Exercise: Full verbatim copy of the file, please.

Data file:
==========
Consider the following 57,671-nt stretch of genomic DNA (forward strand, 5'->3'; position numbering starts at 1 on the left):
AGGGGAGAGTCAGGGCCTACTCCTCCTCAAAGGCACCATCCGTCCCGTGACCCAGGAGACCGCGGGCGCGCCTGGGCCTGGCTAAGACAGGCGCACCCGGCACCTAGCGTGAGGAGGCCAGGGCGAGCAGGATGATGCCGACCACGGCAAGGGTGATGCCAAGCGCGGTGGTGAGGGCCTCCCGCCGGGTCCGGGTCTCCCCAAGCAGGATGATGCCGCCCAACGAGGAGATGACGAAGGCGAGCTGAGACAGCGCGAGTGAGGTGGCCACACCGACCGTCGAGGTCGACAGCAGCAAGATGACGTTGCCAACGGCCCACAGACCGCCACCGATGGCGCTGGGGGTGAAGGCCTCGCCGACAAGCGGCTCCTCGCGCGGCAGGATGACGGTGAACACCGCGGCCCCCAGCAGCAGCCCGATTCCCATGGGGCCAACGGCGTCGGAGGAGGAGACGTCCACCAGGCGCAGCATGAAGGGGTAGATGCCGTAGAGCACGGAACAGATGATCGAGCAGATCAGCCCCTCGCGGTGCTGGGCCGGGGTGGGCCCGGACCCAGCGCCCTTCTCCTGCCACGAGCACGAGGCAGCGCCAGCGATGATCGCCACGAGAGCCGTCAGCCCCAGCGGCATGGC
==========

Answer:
Consider the following 57,671-nt stretch of genomic DNA (forward strand, 5'->3'; position numbering starts at 1 on the left):
AGGGGAGAGTCAGGGCCTACTCCTCCTCAAAGGCACCATCCGTCCCGTGACCCAGGAGACCGCGGGCGCGCCTGGGCCTGGCTAAGACAGGCGCACCCGGCACCTAGCGTGAGGAGGCCAGGGCGAGCAGGATGATGCCGACCACGGCAAGGGTGATGCCAAGCGCGGTGGTGAGGGCCTCCCGCCGGGTCCGGGTCTCCCCAAGCAGGATGATGCCGCCCAACGAGGAGATGACGAAGGCGAGCTGAGACAGCGCGAGTGAGGTGGCCACACCGACCGTCGAGGTCGACAGCAGCAAGATGACGTTGCCAACGGCCCACAGACCGCCACCGATGGCGCTGGGGGTGAAGGCCTCGCCGACAAGCGGCTCCTCGCGCGGCAGGATGACGGTGAACACCGCGGCCCCCAGCAGCAGCCCGATTCCCATGGGGCCAACGGCGTCGGAGGAGGAGACGTCCACCAGGCGCAGCATGAAGGGGTAGATGCCGTAGAGCACGGAACAGATGATCGAGCAGATCAGCCCCTCGCGGTGCTGGGCCGGGGTGGGCCCGGACCCAGCGCCCTTCTCCTGCCACGAGCACGAGGCAGCGCCAGCGATGATCGCCACGAGAGCCGTCAGCCCCAGCGGCATGGC